Jessica began her career with an ESRC studentship to study Quantitative Sociology at the Institute for Social and Economic Research, University of Essex after completing her undergraduate degree in Sociology and Criminology.
After completing an MA in Social Research and teaching Social Research Methods at the University of Essex, Jessica went on to teach sociology and education modules on a Combined Social Sciences and Humanities programme validated by the Open University.
She then took a position as Programme Area Leader at a College in South London leading a range of Foundation Degrees and OCN Access to HE Pathways, continuing to teach sociology focusing on childhood, health and embodiment. In both these posts Jessica gained experience of curriculum development co-ordinating revalidation of the Joint BA (Hons) Combined Studies (sociology, psychology, history and education studies) degree routes, as well as FdAs in Early Years, Social Care and Integrative Counselling.
She has used this experience to participate in validations for new programmes at University of Suffolk including BA (Hons) Children, Young People and Policy and MA Childhood and Youth.
As Course Leader for BA (Hons) Children, Young People and Policy, University of Suffolk's first online distance learning undergraduate programme, Jessica is interested in creative assessments and has presented work on this with colleagues in the UK and internationally. She is currently engaging in joint research exploring assessment feedback mechanisms for first year undergraduates.
In June 2012 Jessica jointly co-ordinated the Ethnographic Friendships Conference at University of Suffolk and went on to co-organise a successful international conference exploring childhood and youth at University of Suffolk in July 2013. She is a member of the planning group for the annual Organisational Ethnography Conference and a founder member of the University of Suffolk Unit for the Study of Childhood and Youth.
Jessica has experience as an external examiner and external validation advisor in undergraduate programmes in the fields of children and young people and is a reviewer for SAGE and Routledge publishers and Sociological Research Online.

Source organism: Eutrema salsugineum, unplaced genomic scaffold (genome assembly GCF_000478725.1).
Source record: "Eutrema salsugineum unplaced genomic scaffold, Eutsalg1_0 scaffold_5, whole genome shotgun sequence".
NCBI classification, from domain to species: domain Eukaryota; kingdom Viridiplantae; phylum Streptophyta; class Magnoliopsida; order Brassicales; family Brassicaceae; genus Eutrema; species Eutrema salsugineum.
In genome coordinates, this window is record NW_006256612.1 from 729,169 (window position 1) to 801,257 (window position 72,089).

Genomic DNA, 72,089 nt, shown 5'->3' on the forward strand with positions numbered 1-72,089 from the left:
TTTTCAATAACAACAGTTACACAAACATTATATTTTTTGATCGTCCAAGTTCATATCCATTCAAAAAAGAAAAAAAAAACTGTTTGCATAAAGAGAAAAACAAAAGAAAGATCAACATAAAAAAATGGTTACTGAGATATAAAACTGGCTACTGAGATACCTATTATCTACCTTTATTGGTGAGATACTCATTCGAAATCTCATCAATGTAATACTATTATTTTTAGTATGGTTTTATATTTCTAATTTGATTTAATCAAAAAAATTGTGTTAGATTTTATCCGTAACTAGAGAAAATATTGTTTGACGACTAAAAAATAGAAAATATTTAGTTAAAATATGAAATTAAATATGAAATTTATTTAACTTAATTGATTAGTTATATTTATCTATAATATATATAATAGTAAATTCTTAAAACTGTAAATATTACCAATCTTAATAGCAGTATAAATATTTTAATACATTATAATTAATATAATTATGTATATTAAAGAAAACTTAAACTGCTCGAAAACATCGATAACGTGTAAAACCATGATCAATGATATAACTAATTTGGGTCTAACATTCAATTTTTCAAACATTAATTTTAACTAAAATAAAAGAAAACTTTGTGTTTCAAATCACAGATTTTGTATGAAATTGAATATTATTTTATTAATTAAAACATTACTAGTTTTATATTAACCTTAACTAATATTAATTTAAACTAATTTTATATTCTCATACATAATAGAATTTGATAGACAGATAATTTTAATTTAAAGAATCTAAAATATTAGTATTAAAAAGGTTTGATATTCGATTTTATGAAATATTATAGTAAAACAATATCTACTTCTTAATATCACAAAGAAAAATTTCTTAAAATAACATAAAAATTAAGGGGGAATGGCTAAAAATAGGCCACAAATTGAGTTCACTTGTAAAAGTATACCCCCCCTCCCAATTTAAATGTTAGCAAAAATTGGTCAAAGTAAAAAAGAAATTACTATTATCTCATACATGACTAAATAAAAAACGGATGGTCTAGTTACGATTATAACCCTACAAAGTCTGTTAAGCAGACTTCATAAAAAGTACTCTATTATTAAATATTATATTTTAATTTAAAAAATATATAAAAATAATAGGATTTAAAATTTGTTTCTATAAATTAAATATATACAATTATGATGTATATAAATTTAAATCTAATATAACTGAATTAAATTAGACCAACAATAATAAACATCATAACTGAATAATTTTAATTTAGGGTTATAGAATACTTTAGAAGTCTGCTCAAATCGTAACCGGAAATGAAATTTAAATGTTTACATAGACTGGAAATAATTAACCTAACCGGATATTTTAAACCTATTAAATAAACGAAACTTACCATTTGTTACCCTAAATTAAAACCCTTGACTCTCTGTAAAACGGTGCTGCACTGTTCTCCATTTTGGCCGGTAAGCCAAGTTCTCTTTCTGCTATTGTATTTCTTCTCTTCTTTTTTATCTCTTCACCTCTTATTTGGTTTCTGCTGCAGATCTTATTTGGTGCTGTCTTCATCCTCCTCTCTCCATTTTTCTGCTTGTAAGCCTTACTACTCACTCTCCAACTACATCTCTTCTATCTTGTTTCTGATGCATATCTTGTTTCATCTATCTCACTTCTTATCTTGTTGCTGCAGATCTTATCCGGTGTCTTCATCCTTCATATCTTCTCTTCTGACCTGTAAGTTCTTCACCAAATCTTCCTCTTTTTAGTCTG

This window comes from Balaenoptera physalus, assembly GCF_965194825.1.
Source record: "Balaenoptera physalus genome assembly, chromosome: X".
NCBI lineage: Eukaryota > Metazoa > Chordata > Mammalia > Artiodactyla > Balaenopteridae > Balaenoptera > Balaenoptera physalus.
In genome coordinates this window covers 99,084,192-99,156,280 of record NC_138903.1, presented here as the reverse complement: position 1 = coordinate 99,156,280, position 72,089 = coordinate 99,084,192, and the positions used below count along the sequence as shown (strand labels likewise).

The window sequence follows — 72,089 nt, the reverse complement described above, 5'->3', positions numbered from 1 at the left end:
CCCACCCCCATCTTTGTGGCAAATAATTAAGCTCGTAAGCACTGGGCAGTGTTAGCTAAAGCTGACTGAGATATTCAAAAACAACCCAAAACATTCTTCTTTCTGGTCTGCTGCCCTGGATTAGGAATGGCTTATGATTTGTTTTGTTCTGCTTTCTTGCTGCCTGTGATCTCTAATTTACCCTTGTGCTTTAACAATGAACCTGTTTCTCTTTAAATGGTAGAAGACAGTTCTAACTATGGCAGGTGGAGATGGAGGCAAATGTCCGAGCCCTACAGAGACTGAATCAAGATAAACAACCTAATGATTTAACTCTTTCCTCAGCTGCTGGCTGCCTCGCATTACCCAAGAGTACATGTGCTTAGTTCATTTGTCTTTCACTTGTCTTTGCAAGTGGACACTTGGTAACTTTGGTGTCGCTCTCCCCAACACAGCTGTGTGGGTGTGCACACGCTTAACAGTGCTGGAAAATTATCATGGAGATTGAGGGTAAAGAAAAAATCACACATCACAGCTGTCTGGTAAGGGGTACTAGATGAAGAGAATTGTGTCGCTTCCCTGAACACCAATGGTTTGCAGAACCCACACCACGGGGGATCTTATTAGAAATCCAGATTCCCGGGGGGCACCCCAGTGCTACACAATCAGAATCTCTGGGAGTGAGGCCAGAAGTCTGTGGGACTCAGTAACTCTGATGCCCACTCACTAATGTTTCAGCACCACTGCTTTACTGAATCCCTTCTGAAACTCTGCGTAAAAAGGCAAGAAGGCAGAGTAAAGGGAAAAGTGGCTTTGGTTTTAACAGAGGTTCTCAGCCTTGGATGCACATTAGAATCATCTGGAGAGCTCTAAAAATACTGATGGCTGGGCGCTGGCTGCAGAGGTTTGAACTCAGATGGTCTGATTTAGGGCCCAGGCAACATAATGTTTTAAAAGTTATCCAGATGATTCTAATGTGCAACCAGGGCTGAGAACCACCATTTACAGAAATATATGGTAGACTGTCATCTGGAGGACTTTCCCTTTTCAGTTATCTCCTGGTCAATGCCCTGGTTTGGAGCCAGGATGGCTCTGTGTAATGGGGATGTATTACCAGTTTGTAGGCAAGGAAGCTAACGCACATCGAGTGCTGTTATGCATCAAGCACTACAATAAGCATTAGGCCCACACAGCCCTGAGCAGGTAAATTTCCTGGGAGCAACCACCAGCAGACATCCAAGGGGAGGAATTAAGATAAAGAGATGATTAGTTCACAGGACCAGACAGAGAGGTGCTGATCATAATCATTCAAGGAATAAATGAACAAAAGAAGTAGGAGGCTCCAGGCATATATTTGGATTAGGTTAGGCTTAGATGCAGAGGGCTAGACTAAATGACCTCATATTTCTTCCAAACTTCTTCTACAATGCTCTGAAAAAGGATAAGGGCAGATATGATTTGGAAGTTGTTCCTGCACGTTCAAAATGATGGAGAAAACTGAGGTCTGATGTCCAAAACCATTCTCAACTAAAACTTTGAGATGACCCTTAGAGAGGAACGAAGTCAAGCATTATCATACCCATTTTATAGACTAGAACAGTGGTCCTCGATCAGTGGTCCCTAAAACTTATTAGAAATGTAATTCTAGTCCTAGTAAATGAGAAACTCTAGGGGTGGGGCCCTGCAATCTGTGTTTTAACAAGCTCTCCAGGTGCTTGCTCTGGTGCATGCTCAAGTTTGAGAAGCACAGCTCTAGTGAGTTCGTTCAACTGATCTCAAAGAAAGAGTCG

Jessica teaches on a range of programmes across the School of Social Sciences and Humanities including:
Psychology/Sociology/Youth Studies/Criminology Routes: Youth Culture and Identity (Level 5) and Sociology of Health and Illness (Level 5) Early Childhood Studies: Perspectives of Childhood (Level 4), Children's Geographies (level 5), Children's Health and Wellbeing (Level 5), Politics of Childhood (Level 6) and Dissertation Supervisor (Level 6) MA Childhood and Youth: Embodied Childhoods (Level 7) Children, Young People and Policy: Ethical Research with Children and Young People (Level 5) and Dissertation Supervisor (Level 6).
Jessica has been invited as a guest speaker to modules including Critical Perspectives of Childhood and Youth (Level 7), Introduction to Youth Studies (Level 4), Sociology in the Modern World (Level 4) and Research in Early Childhood (Level 5).
Jessica's research interests can be located broadly within the sociology of childhood and youth and the general areas of sex and sexuality, gender, embodiment, geographies and research with children. Substantively she is interested in the construction of childhood as a social category and how this is perpetuated and challenged within contemporary cultures. An interest in both human geography and cultural studies also influences the topics which Jessica explores including notably the sexualisation of childhood, feminism and girlhoods and the cultural representation of contemporary young masculinities.